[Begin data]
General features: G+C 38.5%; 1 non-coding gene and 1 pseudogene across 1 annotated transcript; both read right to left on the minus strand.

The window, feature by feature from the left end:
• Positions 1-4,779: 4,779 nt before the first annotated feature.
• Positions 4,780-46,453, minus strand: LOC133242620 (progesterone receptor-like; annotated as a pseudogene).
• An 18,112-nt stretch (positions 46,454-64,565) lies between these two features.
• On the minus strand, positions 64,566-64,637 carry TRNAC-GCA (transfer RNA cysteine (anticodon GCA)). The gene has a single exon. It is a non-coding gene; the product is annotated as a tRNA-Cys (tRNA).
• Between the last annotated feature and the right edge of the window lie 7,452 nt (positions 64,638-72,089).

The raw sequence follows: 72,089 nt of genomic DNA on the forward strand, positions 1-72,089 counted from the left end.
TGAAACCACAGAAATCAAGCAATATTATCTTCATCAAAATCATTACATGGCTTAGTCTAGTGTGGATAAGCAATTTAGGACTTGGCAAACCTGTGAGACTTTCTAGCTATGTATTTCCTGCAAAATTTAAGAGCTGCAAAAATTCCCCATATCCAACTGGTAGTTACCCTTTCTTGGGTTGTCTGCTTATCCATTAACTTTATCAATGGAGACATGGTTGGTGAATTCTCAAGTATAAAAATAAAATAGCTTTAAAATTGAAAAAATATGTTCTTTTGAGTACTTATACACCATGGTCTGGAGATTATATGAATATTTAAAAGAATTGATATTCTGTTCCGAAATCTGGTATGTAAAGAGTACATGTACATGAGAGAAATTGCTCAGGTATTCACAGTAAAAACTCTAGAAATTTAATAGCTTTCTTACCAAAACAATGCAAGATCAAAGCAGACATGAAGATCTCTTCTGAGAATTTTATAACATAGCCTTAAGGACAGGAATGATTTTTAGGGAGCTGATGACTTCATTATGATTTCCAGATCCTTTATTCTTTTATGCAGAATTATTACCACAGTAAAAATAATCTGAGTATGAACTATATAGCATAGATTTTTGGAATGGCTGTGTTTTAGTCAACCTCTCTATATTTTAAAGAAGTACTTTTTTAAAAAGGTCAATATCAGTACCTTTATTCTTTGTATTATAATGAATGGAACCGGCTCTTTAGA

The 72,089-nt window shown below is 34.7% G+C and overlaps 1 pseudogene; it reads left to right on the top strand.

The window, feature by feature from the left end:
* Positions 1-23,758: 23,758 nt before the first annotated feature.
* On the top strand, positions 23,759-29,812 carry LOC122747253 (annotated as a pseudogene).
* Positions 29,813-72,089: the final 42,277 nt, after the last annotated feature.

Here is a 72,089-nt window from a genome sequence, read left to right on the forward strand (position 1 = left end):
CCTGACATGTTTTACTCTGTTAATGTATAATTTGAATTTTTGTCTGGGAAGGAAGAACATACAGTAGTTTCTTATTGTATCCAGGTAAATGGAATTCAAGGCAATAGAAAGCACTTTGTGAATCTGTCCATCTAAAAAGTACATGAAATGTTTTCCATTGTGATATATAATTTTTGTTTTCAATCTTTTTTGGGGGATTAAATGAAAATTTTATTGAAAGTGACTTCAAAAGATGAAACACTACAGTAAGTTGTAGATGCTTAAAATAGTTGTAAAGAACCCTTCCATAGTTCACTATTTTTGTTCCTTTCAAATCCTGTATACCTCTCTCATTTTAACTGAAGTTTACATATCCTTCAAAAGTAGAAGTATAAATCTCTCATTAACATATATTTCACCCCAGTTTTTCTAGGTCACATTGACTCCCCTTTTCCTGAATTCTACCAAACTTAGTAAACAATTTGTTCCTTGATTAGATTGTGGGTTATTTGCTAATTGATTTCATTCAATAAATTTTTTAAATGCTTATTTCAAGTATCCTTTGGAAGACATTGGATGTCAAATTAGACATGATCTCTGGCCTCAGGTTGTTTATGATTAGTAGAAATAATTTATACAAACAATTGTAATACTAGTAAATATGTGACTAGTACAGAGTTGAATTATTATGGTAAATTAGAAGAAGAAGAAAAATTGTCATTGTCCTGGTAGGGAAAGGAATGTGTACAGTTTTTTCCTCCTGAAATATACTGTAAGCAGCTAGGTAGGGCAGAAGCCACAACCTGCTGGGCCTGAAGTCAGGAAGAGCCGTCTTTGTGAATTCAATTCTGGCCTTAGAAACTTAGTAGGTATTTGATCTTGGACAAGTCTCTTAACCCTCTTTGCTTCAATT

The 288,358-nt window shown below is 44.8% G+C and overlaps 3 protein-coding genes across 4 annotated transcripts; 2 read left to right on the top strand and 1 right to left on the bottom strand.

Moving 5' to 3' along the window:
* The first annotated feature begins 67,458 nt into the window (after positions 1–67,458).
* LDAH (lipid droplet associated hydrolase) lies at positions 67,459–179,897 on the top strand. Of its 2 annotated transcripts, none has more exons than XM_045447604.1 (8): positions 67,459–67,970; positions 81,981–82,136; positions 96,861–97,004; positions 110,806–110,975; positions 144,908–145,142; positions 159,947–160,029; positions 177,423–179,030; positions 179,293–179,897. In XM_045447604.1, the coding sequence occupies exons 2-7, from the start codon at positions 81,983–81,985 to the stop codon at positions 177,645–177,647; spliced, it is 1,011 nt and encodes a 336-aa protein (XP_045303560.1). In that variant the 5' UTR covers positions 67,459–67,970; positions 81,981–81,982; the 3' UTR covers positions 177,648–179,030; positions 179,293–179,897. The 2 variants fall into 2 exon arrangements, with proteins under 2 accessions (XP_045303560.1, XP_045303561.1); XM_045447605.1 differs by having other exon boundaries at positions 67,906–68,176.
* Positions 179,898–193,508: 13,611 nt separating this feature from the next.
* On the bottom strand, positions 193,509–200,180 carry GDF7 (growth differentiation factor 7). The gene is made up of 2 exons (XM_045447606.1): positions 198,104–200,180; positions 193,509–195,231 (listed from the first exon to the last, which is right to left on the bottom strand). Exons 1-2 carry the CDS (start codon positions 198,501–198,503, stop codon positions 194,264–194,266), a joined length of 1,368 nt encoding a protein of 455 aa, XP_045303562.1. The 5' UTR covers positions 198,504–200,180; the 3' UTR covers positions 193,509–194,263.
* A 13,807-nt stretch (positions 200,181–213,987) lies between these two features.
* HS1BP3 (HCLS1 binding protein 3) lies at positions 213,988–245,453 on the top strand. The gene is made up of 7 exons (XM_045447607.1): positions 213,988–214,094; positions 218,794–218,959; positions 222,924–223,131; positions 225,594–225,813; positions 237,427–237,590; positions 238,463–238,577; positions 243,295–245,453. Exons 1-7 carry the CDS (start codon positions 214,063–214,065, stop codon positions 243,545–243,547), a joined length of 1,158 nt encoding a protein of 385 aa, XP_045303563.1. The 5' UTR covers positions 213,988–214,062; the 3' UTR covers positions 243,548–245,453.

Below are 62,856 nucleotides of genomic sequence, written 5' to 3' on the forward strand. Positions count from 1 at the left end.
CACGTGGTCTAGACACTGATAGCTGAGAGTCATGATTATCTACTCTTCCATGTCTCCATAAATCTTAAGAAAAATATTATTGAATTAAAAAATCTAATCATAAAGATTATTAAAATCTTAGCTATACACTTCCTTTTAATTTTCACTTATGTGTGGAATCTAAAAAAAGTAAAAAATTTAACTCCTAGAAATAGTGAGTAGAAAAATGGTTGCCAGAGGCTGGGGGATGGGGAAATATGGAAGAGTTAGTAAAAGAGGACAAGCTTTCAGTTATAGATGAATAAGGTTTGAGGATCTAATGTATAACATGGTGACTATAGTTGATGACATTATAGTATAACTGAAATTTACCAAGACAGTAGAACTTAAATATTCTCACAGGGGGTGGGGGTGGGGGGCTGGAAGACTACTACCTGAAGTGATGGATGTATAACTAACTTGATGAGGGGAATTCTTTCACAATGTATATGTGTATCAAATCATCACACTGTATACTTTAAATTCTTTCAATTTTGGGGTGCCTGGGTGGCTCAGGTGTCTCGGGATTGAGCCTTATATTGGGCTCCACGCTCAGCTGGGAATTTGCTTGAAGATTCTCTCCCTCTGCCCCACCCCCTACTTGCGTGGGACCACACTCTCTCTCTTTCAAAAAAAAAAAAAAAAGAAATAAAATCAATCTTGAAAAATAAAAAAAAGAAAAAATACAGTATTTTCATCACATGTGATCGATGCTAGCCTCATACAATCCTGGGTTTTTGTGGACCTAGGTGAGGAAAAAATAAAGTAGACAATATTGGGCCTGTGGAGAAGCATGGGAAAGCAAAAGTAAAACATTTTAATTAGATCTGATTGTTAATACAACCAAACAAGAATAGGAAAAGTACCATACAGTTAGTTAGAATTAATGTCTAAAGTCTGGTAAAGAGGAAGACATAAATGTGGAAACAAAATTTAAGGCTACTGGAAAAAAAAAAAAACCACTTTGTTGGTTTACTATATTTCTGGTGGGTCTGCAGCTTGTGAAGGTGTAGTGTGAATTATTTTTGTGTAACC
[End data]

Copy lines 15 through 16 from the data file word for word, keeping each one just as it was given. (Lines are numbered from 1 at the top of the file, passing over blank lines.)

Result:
Here is a 72,089-nt window from a genome sequence, read left to right on the forward strand (position 1 = left end):
CCTGACATGTTTTACTCTGTTAATGTATAATTTGAATTTTTGTCTGGGAAGGAAGAACATACAGTAGTTTCTTATTGTATCCAGGTAAATGGAATTCAAGGCAATAGAAAGCACTTTGTGAATCTGTCCATCTAAAAAGTACATGAAATGTTTTCCATTGTGATATATAATTTTTGTTTTCAATCTTTTTTGGGGGATTAAATGAAAATTTTATTGAAAGTGACTTCAAAAGATGAAACACTACAGTAAGTTGTAGATGCTTAAAATAGTTGTAAAGAACCCTTCCATAGTTCACTATTTTTGTTCCTTTCAAATCCTGTATACCTCTCTCATTTTAACTGAAGTTTACATATCCTTCAAAAGTAGAAGTATAAATCTCTCATTAACATATATTTCACCCCAGTTTTTCTAGGTCACATTGACTCCCCTTTTCCTGAATTCTACCAAACTTAGTAAACAATTTGTTCCTTGATTAGATTGTGGGTTATTTGCTAATTGATTTCATTCAATAAATTTTTTAAATGCTTATTTCAAGTATCCTTTGGAAGACATTGGATGTCAAATTAGACATGATCTCTGGCCTCAGGTTGTTTATGATTAGTAGAAATAATTTATACAAACAATTGTAATACTAGTAAATATGTGACTAGTACAGAGTTGAATTATTATGGTAAATTAGAAGAAGAAGAAAAATTGTCATTGTCCTGGTAGGGAAAGGAATGTGTACAGTTTTTTCCTCCTGAAATATACTGTAAGCAGCTAGGTAGGGCAGAAGCCACAACCTGCTGGGCCTGAAGTCAGGAAGAGCCGTCTTTGTGAATTCAATTCTGGCCTTAGAAACTTAGTAGGTATTTGATCTTGGACAAGTCTCTTAACCCTCTTTGCTTCAATT